Manti Te’o is getting plenty of publicity, and it is all probably well-deserved. But he was arguably the biggest name in the 2013 draft and will continue to be a nationally recognized sports figure for the immediate future.
A lot of conversation has been had regarding Te’o’s ability to play passing downs. Pundits were jumping at the chance to debate if the former Notre Dame star was a three-down linebacker.
The Chargers picked up former Green Bay linebacker D.J. Smith the day before Te’o was drafted. Smith played in 22 games over two years. He was the starting inside linebacker for the Packers last year, but an injury put him on the sidelines for the final half of the season.
Smith has shown he is a viable option inside. He will turn heads, especially with so many people looking to poke holes in Te’o’s performance.
Thomas (93) will not be asked to make a lot of tackles from the nose guard position.
Cam Thomas is finally getting a chance to show what he can do, and he will probably look pretty good in training camp.
First, he will look good compared to the other options at nose guard, all undrafted free-agent rookies. While Thomas only has five NFL starts over three years, he has also been in the Chargers’ system for three years.
Second, Thomas will be playing against the Chargers offensive line. Four of the five starters will be new, with center Nick Hardwick being the lone returner.
Clary is learning an entirely new position, but all five are learning a new blocking system. New line coach Joe D’Alessandris is bringing over a zone-blocking scheme he used while at Buffalo. While D.J. Fluker used a zone-blocking scheme at Alabama, this is the NFL.
And even though Chad Rinehart played under D’Alessandris with the Bills, he is not assured of a starting position. The bottom line is that Thomas will be playing against a unit learning a new system and learning to play with each other.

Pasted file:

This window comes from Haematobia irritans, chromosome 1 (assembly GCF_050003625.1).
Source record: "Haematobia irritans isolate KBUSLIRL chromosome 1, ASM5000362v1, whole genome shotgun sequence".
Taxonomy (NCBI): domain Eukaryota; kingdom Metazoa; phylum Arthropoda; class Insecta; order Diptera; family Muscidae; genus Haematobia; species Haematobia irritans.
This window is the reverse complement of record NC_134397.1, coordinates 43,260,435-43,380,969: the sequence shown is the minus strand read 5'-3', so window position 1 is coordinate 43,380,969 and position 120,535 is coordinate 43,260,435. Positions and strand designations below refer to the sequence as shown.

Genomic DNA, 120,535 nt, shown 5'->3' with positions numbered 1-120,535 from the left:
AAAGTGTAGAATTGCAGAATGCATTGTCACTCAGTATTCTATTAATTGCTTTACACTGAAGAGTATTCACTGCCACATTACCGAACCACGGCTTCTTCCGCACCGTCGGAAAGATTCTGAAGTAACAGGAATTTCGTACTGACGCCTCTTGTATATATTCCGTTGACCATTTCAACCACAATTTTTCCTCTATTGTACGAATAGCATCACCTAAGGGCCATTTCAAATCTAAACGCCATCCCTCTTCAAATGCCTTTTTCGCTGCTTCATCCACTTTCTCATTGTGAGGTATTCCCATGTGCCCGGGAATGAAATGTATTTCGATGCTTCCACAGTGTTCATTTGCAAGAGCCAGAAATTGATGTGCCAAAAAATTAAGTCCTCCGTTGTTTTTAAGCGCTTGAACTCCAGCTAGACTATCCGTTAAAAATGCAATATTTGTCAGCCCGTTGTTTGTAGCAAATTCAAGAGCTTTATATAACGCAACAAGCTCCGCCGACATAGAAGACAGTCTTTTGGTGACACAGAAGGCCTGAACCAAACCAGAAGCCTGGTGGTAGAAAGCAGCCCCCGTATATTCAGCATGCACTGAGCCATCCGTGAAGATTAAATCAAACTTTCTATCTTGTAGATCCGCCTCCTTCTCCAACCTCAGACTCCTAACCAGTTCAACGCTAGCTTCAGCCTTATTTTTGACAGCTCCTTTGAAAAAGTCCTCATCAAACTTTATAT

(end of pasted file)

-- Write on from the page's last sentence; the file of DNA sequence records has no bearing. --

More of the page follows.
Finally, a nose guard does not have to win every battle to do his job. If the inside linebackers are able to make plays, the nose guard probably did a pretty good job up front. With Donald Butler, Te’o and Smith flying around behind him and making tons of tackles, Thomas will earn well-deserved accolades.
Wright will be counted on to be the starting cornerback.
Shareece Wright might not look so great in training camp. As the starting corner, Wright will be matched up against receivers Danario Alexander and Malcom Floyd. Both are listed at 6’5”, while Wright is 5’11”, but it is not just the height comparisons.
As mentioned in the Honorable Mentions slide, Rivers will face zero pressure. He will be able to step into the pocket and throw without being hit. For whatever faults one may want to hurl at Rivers, he can still throw a pretty pass when given time.
Without the threat of being hit, Rivers should be able to pick apart the defensive secondary, including Wright, and that may be surprising to some people.
Freeney (95) may not be the answer the Chargers are looking for regarding the team's pass rush question.
Dwight Freeney was the biggest free-agent name addition this offseason. At 33 years old, he is also the oldest.
Freeney had an amazing career at Indianapolis, but 10 of his 11 years with the Colts came as a defensive end. Last year was the first year he played outside linebacker, as the Colts switched from a 4-3 to a 3-4 defensive alignment.
Besides being 33 and obviously not as fast as he was even two years ago, he will return to a 3-4 outside linebacker position. Freeney should make it into the Pro Football Hall of Fame, but 102.5 of his 107.5 career sacks were at defensive end in the 4-3.
There are high hopes for Freeney. He was brought in after Melvin Ingram was injured at the beginning of OTAs.
But the combination of age, position and a new team may lead to struggles for Freeney—which may surprise some people.